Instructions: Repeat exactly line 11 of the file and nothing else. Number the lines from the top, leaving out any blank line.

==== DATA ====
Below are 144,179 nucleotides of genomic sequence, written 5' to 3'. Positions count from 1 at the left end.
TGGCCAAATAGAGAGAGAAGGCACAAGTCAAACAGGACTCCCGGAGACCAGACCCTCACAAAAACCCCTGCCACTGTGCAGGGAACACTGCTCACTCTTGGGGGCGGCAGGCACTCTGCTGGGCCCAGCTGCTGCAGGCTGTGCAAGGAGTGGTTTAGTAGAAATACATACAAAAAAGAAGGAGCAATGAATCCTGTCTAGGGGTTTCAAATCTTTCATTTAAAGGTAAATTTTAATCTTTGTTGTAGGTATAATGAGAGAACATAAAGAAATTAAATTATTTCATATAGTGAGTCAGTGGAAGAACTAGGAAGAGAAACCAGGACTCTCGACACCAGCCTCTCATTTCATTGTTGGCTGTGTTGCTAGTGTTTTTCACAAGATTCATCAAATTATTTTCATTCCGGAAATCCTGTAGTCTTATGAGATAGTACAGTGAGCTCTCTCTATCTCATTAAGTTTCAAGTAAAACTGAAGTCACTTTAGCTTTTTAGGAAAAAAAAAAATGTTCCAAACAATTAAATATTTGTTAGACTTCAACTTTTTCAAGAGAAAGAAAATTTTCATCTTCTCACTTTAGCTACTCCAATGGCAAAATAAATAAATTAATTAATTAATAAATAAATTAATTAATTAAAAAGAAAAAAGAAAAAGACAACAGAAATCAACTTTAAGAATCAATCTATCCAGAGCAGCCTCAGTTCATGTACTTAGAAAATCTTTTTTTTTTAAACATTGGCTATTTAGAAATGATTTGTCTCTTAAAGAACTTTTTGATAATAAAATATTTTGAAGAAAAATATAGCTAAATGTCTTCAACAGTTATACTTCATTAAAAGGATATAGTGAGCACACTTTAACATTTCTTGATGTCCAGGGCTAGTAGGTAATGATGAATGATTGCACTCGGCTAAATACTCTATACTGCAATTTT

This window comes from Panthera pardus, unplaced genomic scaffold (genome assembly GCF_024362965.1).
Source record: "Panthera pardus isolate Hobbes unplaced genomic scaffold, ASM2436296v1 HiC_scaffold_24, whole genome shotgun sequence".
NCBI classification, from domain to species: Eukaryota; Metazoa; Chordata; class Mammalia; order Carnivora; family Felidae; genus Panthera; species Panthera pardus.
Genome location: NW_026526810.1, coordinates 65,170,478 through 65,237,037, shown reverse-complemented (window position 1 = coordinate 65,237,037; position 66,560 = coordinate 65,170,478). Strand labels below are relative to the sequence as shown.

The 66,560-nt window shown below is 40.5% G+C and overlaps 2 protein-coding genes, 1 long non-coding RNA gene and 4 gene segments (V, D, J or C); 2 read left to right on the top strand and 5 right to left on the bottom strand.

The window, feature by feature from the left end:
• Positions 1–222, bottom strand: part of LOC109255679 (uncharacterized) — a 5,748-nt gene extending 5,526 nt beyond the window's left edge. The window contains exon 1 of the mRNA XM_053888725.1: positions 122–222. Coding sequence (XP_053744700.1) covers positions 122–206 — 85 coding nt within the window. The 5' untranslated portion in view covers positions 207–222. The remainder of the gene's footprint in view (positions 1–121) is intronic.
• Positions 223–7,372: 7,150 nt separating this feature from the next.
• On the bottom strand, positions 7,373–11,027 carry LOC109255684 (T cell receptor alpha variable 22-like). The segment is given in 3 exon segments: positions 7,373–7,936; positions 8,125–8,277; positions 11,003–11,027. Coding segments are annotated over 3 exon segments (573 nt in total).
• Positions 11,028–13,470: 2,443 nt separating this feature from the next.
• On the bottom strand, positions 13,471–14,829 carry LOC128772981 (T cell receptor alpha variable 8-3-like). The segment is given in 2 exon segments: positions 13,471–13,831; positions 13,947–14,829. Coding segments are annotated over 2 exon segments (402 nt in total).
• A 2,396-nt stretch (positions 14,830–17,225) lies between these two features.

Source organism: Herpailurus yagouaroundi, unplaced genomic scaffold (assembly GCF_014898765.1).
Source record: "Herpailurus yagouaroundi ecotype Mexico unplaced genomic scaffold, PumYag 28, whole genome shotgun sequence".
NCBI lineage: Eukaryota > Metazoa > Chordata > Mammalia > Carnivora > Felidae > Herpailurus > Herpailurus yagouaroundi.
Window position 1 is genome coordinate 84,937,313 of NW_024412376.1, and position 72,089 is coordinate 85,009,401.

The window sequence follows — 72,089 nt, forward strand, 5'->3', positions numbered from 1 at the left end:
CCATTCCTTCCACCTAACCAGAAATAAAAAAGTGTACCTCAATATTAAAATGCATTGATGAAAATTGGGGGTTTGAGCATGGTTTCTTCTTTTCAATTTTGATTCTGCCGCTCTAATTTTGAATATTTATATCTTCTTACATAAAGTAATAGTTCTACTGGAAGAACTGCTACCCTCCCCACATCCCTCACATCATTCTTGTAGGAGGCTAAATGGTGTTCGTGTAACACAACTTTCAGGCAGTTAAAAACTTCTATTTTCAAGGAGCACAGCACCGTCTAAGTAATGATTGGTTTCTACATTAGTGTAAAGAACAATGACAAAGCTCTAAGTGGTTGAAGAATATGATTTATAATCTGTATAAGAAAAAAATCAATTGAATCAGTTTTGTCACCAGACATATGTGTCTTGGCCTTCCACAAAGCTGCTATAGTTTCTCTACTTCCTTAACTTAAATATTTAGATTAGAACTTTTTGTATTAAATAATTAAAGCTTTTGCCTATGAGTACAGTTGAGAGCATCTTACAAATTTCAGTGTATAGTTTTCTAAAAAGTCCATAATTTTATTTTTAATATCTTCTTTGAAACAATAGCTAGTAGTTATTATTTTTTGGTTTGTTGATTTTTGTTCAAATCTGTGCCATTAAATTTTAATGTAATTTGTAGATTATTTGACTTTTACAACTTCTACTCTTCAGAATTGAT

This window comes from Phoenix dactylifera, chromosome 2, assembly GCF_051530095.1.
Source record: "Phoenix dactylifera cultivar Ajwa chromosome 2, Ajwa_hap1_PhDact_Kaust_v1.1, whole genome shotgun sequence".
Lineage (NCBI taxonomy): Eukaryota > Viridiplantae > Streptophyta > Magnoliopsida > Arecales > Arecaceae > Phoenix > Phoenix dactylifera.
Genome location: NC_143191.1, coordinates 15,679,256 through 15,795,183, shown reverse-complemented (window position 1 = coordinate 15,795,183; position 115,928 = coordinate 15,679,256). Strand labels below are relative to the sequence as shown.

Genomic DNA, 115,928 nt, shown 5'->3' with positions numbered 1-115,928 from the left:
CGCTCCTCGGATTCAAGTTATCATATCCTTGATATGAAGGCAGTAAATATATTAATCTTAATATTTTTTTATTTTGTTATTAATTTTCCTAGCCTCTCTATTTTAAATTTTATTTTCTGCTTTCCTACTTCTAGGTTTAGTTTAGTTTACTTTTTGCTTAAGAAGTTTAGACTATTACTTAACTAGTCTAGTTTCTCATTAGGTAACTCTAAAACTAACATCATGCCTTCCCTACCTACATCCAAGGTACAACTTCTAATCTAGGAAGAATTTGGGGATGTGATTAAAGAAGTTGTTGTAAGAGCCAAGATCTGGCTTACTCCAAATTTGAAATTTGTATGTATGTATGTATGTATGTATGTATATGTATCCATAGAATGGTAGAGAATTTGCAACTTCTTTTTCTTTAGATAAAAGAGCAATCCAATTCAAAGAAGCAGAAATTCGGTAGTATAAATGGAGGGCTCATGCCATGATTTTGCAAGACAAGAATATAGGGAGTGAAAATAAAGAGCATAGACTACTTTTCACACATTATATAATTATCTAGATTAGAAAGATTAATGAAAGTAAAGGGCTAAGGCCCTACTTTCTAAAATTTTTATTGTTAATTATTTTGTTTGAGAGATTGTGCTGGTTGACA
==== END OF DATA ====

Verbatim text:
• On the bottom strand, positions 7,373–11,027 carry LOC109255684 (T cell receptor alpha variable 22-like). The segment is given in 3 exon segments: positions 7,373–7,936; positions 8,125–8,277; positions 11,003–11,027. Coding segments are annotated over 3 exon segments (573 nt in total).